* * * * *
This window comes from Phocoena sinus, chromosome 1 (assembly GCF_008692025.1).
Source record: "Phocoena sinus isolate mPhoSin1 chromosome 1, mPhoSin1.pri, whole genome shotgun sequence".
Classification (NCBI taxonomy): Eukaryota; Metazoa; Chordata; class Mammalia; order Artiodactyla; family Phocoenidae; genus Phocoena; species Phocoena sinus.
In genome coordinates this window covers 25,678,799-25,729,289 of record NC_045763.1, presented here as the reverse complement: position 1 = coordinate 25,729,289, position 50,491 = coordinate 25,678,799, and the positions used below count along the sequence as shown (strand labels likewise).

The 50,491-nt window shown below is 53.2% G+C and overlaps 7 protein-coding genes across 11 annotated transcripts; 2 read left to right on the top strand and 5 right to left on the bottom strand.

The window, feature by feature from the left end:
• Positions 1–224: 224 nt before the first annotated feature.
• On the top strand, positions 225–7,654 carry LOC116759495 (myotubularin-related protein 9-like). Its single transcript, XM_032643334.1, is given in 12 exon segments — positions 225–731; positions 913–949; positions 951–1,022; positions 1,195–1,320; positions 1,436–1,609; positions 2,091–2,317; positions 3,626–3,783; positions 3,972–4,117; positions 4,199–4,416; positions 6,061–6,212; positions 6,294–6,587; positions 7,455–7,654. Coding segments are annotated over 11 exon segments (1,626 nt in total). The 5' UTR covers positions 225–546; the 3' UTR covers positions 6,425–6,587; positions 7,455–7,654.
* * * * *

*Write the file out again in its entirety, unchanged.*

This window comes from Phocoena sinus, chromosome 1 (assembly GCF_008692025.1).
Source record: "Phocoena sinus isolate mPhoSin1 chromosome 1, mPhoSin1.pri, whole genome shotgun sequence".
Classification (NCBI taxonomy): Eukaryota; Metazoa; Chordata; class Mammalia; order Artiodactyla; family Phocoenidae; genus Phocoena; species Phocoena sinus.
In genome coordinates this window covers 25,678,799-25,729,289 of record NC_045763.1, presented here as the reverse complement: position 1 = coordinate 25,729,289, position 50,491 = coordinate 25,678,799, and the positions used below count along the sequence as shown (strand labels likewise).

The 50,491-nt window shown below is 53.2% G+C and overlaps 7 protein-coding genes across 11 annotated transcripts; 2 read left to right on the top strand and 5 right to left on the bottom strand.

The window, feature by feature from the left end:
• Positions 1–224: 224 nt before the first annotated feature.
• On the top strand, positions 225–7,654 carry LOC116759495 (myotubularin-related protein 9-like). Its single transcript, XM_032643334.1, is given in 12 exon segments — positions 225–731; positions 913–949; positions 951–1,022; positions 1,195–1,320; positions 1,436–1,609; positions 2,091–2,317; positions 3,626–3,783; positions 3,972–4,117; positions 4,199–4,416; positions 6,061–6,212; positions 6,294–6,587; positions 7,455–7,654. Coding segments are annotated over 11 exon segments (1,626 nt in total). The 5' UTR covers positions 225–546; the 3' UTR covers positions 6,425–6,587; positions 7,455–7,654.